Syngnathoides biaculeatus, the Alligator Pipefish, is a member of the family Syngnathidae (along with the pipefishes, this family includes the seahorses and sea dragons). Alligator Pipefish are found in shallow coastal waters, living among seagrasses, where they feed on small crustaceans and fish (Nakamura et al. 2003). Alligator Pipefish grow to around 280 mm total length. The Alligator Pipefish is thought to be the most heavily exploited pipeﬁsh in traditional Chinese medicine. (Barrows et al. 2008 and references therein)
As is the case for the males of all pipefishes and seahorses, male Alligator Pipefish incubate the eggs before they hatch. Eggs are protected in male brood pouches until they have fully developed and hatch as juveniles. In this species, males have a simple "pouch" morphology in which the embryos are attached to the ventral surface of the male abdomen, which has no ﬂaps of surrounding tissue. Initial clutch size is directly correlated to the size of the male carrying the eggs. Reproduction occurs year-round and generation time is short. (Barrows et al. 2008 and references therein).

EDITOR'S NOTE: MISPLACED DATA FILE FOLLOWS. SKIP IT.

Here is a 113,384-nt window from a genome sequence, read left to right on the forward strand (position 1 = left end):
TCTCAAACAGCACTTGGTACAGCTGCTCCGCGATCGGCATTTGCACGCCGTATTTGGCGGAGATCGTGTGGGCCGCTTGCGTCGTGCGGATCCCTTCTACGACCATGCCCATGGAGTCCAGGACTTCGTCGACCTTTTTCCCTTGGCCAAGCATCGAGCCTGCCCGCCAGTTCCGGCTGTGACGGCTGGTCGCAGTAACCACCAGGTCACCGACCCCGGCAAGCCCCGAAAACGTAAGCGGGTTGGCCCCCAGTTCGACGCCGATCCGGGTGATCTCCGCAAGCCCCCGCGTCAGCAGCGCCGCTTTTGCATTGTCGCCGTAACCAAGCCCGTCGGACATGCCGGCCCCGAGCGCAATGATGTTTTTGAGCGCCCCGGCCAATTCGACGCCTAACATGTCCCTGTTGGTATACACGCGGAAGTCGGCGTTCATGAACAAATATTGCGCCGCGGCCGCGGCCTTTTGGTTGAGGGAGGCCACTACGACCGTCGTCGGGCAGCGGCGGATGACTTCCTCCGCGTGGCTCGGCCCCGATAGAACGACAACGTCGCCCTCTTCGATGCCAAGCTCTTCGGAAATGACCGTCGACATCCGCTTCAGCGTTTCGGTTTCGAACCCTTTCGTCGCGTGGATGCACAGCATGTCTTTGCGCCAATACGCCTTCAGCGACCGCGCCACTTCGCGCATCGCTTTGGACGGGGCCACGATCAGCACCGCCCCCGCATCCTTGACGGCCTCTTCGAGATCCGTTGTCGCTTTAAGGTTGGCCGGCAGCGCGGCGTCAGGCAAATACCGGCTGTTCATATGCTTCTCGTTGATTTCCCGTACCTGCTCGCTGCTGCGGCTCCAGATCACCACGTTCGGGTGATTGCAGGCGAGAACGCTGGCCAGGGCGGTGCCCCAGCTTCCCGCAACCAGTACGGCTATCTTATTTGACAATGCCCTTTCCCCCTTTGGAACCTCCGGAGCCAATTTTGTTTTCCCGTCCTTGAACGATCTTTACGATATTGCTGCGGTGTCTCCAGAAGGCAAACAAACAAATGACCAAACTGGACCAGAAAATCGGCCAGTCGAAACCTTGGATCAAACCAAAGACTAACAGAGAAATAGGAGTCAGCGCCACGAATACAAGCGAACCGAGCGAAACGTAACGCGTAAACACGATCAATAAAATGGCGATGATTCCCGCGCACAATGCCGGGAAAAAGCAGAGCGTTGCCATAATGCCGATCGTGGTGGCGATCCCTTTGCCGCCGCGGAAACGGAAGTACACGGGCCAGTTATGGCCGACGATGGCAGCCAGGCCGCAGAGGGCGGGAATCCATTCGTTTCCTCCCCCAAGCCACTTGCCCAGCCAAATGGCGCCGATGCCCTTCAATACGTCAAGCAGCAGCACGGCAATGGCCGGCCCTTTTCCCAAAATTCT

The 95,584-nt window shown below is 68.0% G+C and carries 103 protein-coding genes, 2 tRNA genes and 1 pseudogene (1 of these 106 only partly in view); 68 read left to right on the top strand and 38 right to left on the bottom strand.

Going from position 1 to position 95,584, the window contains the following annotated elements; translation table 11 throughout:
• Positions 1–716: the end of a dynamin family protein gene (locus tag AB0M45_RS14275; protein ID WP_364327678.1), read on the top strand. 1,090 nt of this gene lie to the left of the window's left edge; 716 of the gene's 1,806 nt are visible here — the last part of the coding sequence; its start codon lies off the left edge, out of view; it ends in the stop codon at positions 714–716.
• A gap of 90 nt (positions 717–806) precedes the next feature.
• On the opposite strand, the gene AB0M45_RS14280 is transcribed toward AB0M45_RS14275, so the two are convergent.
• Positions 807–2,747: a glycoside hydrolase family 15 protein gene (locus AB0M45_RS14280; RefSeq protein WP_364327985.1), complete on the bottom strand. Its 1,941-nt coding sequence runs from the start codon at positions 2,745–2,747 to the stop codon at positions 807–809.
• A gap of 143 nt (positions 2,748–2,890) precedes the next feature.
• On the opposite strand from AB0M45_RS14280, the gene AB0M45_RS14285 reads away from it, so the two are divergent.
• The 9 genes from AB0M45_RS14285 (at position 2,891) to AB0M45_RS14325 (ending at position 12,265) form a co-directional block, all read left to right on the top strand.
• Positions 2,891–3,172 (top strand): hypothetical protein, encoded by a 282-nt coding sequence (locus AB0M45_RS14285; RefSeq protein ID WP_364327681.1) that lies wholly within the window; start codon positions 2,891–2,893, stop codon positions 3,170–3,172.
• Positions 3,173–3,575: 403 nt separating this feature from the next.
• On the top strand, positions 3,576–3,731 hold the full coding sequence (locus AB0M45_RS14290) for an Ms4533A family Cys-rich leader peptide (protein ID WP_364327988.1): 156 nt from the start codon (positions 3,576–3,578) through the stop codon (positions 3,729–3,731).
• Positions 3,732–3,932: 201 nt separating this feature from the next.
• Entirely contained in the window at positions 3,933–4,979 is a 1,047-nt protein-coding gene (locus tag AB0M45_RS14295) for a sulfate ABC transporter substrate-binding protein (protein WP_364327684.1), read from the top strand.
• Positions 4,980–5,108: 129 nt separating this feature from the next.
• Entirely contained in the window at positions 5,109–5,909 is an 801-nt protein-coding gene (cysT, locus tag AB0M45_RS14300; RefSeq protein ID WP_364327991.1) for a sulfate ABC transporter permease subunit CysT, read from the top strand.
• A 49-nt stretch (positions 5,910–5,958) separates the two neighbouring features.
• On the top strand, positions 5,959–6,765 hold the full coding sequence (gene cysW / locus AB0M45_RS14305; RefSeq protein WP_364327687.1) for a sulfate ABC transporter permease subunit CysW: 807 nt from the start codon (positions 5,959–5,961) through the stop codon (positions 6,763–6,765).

The Alligator Pipefish has a wide geographic range, being found in seagrass habitats from the northern Red Sea and the eastern coast of Africa eastward to Japan, Samoa, the Tonga Islands, and Australasia (Dawson 1985, cited in Barrows et al. 2008).
- Barrows, A. P., Martin-Smith, K. M., and M.S. Baine. 2009. Population variables and life-history characteristics of the alligator pipefish, Syngnathoides biaculeatus in Papua New Guinea. Journal of Fish Biology 74: 806-819.
- Nakamura, Y., Horinouchi, M., Nakai T., and M. Sano. 2003. Food habits of fishes in a seagrass bed on a fringing coral reef at Iriomote Island, southern Japan. Ichthyological Research 50:15-22.
- Additional information and references can be found on the IUCN Red List page for this species.
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